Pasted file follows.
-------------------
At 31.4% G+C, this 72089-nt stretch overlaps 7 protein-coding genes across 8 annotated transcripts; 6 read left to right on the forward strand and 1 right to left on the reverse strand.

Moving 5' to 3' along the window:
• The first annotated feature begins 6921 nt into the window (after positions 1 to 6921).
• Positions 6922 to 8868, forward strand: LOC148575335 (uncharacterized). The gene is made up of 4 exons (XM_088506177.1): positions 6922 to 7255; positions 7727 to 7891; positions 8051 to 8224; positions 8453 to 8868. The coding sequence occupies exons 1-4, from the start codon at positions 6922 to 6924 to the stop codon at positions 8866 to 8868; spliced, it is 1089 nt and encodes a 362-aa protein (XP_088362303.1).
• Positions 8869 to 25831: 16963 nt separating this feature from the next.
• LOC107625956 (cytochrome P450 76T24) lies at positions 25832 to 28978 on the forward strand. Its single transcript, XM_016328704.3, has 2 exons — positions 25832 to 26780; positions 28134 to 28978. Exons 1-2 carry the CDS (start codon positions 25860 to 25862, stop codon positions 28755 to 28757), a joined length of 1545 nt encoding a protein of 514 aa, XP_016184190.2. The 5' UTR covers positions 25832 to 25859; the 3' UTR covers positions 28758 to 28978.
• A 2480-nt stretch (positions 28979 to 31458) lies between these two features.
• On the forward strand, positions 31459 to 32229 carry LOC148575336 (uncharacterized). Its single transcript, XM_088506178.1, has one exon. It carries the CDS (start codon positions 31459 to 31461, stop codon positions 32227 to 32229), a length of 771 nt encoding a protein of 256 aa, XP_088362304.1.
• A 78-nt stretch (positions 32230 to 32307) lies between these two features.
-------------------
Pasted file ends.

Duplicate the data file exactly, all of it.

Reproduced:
At 31.4% G+C, this 72089-nt stretch overlaps 7 protein-coding genes across 8 annotated transcripts; 6 read left to right on the forward strand and 1 right to left on the reverse strand.

Moving 5' to 3' along the window:
• The first annotated feature begins 6921 nt into the window (after positions 1 to 6921).
• Positions 6922 to 8868, forward strand: LOC148575335 (uncharacterized). The gene is made up of 4 exons (XM_088506177.1): positions 6922 to 7255; positions 7727 to 7891; positions 8051 to 8224; positions 8453 to 8868. The coding sequence occupies exons 1-4, from the start codon at positions 6922 to 6924 to the stop codon at positions 8866 to 8868; spliced, it is 1089 nt and encodes a 362-aa protein (XP_088362303.1).
• Positions 8869 to 25831: 16963 nt separating this feature from the next.
• LOC107625956 (cytochrome P450 76T24) lies at positions 25832 to 28978 on the forward strand. Its single transcript, XM_016328704.3, has 2 exons — positions 25832 to 26780; positions 28134 to 28978. Exons 1-2 carry the CDS (start codon positions 25860 to 25862, stop codon positions 28755 to 28757), a joined length of 1545 nt encoding a protein of 514 aa, XP_016184190.2. The 5' UTR covers positions 25832 to 25859; the 3' UTR covers positions 28758 to 28978.
• A 2480-nt stretch (positions 28979 to 31458) lies between these two features.
• On the forward strand, positions 31459 to 32229 carry LOC148575336 (uncharacterized). Its single transcript, XM_088506178.1, has one exon. It carries the CDS (start codon positions 31459 to 31461, stop codon positions 32227 to 32229), a length of 771 nt encoding a protein of 256 aa, XP_088362304.1.
• A 78-nt stretch (positions 32230 to 32307) lies between these two features.